National Atmospheric Deposition Program 2010 Annual summary

National Atmospheric Deposition Program

Research output: Book/Report/Conference proceedingTechnical report


At the NADP Fall 2010 Meeting and Scientific Symposium, the NADP voted to approve the Ammonia Monitoring Network (AMoN) as the fifth NADP network. AMoN began its operation as a special study within NADP in October 2007, with a goal of measuring atmospheric ammonia concentrations to estimate dry deposition. These data are used to understand the distribution of ammonia in the atmosphere and environment. At the end of 2010, AMoN had 21 sites. More information about AMoN can be found on page 22 and at highlights: At the Spring 2011 Meeting, the NADP committees voted to modify the maps from an earlier discrete contour map style (used since 1994) to a new continuous color gradient map style. These new maps also use a more highly resolved precipitation data set. Specifics of the new mapping techniques are provided on page 6 of this report. Over the past several years, the Central Analytical Laboratory (CAL) has measured the concentration of bromide ion in NTN and AIRMoN samples as part of a special study with the U.S. Geological Survey (USGS). Bromide is widely used in agricultural and industrial applications, and is being evaluated as a new NADP analyte. Data are available upon request. NADP data and maps were used in at least 146 scientific publications. A list of these can be found at the NADP website. NADP’s NTN and MDN network data were used by the U.S. EPA to evaluate the impact of the April and May Gulf of Mexico oil fires on the Gulf Coast and eastern U.S. During the year, the NADP continued the rust spore deposition special study with USDA Cereal Disease Laboratory (CDL) scientists at the University of Minnesota. In addition to continued soybean rust deposition monitoring (Phakopsora pachyrhizi, since 2005), CDL scientists began to investigate winter and spring precipitation for the presence of other pathogens, specifically wheat rusts (stem, stripe, and leaf ), corn rusts (common and southern), and sugar cane rusts (brown and orange). U.S. EPA scientists, with NADP, continued special studies to determine whether organic nitrogen deposition can be measured reliably and accurately. The results indicated that organic nitrogen can be measured reliably, and that an organic fraction can be differentiated from the inorganic fraction. This added information contributes to the understanding of nitrogen deposition patterns. During 2010, the NADP continued to install new digital precipitation gages at its wet deposition sites (see map below). As of the end of 2010, 166 sites out of 300 total sites (55%) had operating digital gages. These data are available at the NADP website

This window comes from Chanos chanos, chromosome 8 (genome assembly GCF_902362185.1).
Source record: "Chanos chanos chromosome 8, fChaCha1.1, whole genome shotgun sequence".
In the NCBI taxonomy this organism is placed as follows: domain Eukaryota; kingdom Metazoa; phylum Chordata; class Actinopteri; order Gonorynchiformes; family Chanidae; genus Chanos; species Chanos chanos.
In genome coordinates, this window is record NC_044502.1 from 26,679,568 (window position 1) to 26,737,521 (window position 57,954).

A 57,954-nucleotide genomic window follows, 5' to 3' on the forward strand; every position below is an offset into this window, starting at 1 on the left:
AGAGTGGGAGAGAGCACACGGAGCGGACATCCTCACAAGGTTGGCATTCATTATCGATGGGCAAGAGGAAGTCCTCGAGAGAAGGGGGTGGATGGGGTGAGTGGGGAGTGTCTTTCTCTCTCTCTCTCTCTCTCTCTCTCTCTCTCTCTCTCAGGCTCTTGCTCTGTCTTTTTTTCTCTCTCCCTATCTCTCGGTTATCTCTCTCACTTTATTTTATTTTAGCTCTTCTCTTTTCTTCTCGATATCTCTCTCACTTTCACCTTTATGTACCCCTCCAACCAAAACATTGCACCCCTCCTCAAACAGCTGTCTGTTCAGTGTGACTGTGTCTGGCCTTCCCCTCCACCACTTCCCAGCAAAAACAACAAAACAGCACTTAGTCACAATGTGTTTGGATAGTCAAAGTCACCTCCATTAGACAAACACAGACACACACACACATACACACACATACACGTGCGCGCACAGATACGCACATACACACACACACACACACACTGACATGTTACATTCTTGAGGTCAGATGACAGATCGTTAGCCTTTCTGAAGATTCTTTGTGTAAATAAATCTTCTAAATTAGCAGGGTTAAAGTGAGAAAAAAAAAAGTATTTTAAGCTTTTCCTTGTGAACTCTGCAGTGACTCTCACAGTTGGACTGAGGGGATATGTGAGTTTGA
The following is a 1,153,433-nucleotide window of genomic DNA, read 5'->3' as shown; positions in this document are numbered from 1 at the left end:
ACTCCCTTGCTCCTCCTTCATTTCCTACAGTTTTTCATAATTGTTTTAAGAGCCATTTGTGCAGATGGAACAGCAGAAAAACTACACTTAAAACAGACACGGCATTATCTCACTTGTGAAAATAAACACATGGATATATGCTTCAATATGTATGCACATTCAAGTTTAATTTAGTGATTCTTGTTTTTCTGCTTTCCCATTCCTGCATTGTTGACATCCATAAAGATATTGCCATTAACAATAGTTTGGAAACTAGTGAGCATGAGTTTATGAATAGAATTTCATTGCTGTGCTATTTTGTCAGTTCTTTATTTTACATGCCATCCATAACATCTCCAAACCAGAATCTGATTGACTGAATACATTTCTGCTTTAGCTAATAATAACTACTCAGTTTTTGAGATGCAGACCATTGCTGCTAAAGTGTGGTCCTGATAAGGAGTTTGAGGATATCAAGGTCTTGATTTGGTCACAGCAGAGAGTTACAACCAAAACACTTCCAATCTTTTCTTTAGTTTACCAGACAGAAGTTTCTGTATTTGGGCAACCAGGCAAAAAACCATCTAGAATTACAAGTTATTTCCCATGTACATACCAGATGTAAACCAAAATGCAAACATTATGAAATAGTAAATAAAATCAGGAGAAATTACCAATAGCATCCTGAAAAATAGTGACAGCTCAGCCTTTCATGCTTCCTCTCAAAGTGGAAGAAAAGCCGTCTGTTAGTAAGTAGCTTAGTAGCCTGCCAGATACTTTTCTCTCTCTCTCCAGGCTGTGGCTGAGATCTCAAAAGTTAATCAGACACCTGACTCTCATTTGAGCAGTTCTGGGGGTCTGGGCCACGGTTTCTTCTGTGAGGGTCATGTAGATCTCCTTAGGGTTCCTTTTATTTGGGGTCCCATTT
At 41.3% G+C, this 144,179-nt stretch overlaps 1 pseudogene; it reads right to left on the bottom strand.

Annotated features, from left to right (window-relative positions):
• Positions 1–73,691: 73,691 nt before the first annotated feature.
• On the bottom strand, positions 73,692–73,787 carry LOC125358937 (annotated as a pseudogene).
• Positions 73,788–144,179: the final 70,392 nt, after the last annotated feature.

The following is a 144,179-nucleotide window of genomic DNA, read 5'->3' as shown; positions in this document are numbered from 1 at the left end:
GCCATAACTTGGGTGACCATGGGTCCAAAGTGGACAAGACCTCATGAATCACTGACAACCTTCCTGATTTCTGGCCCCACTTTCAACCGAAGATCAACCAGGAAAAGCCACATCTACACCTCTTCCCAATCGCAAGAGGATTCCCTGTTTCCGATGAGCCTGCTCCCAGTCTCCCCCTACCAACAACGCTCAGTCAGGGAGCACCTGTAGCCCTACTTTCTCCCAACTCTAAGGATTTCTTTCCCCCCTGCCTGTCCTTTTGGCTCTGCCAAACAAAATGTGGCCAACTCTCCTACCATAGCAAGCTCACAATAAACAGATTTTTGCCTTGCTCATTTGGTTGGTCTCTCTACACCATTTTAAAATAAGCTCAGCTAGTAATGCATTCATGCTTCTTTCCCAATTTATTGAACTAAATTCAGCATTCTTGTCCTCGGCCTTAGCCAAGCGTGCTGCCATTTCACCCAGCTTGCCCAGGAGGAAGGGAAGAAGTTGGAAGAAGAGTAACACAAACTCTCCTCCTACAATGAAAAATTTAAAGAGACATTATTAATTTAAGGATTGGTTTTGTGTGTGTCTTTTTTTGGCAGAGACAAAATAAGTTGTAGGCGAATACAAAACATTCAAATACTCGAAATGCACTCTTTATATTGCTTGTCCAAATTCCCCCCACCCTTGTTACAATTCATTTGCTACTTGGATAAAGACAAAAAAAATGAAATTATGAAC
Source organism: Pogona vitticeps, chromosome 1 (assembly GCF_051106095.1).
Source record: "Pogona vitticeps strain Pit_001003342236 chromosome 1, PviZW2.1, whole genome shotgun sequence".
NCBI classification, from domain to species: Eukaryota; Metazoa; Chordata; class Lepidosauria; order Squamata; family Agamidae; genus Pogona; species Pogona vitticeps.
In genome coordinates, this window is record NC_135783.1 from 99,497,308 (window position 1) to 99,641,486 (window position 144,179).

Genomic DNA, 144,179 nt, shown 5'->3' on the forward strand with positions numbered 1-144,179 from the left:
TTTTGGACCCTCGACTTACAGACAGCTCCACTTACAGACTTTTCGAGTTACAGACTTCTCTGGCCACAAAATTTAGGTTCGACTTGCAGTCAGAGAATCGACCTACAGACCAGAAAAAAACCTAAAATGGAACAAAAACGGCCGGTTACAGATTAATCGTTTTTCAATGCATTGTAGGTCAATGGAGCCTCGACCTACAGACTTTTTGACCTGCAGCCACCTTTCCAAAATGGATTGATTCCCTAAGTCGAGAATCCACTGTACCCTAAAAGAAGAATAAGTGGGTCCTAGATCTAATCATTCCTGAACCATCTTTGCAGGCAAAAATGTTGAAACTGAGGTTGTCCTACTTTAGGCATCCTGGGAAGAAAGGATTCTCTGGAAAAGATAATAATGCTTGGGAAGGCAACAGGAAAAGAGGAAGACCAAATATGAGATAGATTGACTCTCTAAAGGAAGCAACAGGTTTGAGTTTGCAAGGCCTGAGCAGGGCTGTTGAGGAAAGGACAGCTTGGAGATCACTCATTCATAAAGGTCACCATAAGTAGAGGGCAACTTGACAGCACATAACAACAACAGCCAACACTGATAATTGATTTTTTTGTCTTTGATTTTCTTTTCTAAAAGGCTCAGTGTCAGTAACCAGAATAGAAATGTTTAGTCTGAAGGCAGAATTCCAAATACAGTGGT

Original languageEnglish (US)
PublisherIllinois State Water Survey, National Atmospheric Deposition Program
StatePublished - Oct 2011

Publication series

NameISWS Miscellaneous Publication MP 195
No.MP 195


  • ISWS


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